These projects are designed to increase our understanding of how to communicate the benefits of the multi-specialty group and integrated delivery system to all stakeholders within the context of federal efforts towards health care reform.
Consumer Health Reform Market Research
In 2008, CAPP completed a series of consumer focus groups to test marketing language and strategies promoting coordinated care. In 2009, we sought to further understand consumer attitudes about the kind of care they can receive in a “coordinated care” multispecialty group or organized health care system. With the support of the Kaiser Permanente Institute of Health Policy, CAPP conducted another series of eight national focus groups to determine consumer understanding of the difference between fragmented care and coordinated care, assess consumer acceptance of coordinated care, and explore the willingness of consumers to make tradeoffs in a transition to coordinated care.
The major finding from this study is that the majority of consumers would give up their current doctor to join a system that provided accountable coordinated care; however, most are not aware that availability of such a system is a current or even potential reality for them. A clear vision of what quality, coordinated care looks like needs to be created for the consumer, and then broad-reaching education of all stakeholders will be required to convince consumers that this vision of care is one they should expect from the American health care delivery system.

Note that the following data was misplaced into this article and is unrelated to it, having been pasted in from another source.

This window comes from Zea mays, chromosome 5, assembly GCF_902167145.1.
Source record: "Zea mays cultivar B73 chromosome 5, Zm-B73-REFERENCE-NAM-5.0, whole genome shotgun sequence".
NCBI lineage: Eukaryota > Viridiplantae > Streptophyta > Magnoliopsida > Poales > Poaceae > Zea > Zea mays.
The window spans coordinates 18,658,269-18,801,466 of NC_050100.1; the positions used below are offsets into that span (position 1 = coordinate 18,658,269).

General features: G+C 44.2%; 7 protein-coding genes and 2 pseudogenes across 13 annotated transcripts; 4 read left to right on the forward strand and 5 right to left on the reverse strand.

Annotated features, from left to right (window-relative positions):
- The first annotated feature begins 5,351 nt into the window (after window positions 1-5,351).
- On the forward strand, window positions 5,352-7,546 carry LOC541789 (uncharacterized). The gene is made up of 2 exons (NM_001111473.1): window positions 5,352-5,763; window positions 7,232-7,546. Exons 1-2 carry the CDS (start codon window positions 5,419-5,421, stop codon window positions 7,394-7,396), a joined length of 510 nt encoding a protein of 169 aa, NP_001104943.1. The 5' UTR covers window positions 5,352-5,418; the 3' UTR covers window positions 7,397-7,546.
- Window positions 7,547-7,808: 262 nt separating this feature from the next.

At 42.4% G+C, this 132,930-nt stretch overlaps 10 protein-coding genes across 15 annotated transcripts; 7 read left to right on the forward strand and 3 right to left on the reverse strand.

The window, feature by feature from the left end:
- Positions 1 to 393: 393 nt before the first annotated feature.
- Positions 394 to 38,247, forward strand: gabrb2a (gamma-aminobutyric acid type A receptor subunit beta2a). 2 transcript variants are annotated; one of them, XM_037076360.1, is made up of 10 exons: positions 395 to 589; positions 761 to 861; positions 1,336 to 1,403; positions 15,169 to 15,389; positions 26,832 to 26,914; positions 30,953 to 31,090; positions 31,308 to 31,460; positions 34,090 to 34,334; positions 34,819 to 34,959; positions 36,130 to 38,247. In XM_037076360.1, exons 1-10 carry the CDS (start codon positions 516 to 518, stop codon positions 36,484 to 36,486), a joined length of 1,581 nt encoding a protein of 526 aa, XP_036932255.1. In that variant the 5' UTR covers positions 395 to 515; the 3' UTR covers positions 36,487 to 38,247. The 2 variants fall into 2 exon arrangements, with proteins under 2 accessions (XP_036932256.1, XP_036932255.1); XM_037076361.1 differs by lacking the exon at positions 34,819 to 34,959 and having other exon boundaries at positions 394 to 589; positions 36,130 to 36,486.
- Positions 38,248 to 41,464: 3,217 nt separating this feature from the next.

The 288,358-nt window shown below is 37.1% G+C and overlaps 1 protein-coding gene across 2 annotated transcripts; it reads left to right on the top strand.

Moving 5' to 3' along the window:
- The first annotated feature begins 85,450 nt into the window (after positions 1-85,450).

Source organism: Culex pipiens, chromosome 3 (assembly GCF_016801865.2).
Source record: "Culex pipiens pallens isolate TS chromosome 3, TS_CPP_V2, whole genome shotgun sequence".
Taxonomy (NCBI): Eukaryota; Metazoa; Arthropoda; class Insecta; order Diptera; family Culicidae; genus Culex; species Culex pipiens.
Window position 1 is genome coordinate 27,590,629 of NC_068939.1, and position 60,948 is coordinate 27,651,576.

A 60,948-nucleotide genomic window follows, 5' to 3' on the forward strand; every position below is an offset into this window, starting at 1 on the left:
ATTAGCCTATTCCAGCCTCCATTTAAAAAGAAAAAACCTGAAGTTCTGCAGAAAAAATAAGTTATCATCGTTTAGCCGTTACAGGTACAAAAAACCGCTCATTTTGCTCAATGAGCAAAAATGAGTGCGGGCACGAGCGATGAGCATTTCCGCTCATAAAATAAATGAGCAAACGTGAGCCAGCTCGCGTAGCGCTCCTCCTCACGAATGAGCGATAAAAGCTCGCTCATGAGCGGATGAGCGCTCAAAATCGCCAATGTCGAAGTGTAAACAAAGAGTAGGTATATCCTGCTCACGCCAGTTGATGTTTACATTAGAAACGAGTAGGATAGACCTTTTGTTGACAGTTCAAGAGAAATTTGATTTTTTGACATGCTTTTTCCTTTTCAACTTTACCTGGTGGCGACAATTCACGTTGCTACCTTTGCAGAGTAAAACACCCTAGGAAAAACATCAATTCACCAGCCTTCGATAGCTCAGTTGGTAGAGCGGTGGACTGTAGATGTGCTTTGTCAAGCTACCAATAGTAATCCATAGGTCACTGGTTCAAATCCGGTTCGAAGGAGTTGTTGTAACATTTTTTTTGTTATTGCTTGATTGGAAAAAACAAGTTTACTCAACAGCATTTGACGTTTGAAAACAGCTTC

STATUS: The final report was written and disseminated to the CAPP Communications workgroup at end of June, 2009.
Accountable Care Public Education Strategy
Using the results of the 2009 focus groups, the Communications workgroup developed a strategy designed to establish a vision of quality coordinated care, build on opportunities to define accountable care in reform debates, and position our organizations as best suited to provide it. The workgroup agreed on a social marketing Internet campaign built around “Coordinated-Care.org.” The campaign involves three micro sites—one targeted to consumers, one to media, and one to policymakers—with content tailored for each audience. The consumer site provides a vision of coordinated, accountable care, FAQs about the benefits of care coordination and ACOs, tools with which to assess quality care, and case studies and patient testimonials, as well as an action center through which consumers can weigh in on care coordination. The media micro site, while similar in its purpose and some content, provides more case studies, facts and statistics, clear definitions of care coordination, ACOs, etc., and the ability to find experts in their media markets to contact for commentary on delivery system reform. The policymaker site likewise strives to educate policymakers on delivery system attributes that foster care coordination and accountability, provides patient testimonials on the need and benefits, and features a research packet that legislative staffers can download for a quick tutorial on care coordination and ACOs.
STATUS: This campaign was approved by the CAPP leadership, has been funded by our CAPP medical groups, the American Medical Group Association, California Association of Physician groups, and the Alliance of Community Health Plans, and is currently in active development. It is scheduled to launch in early second quarter 2010.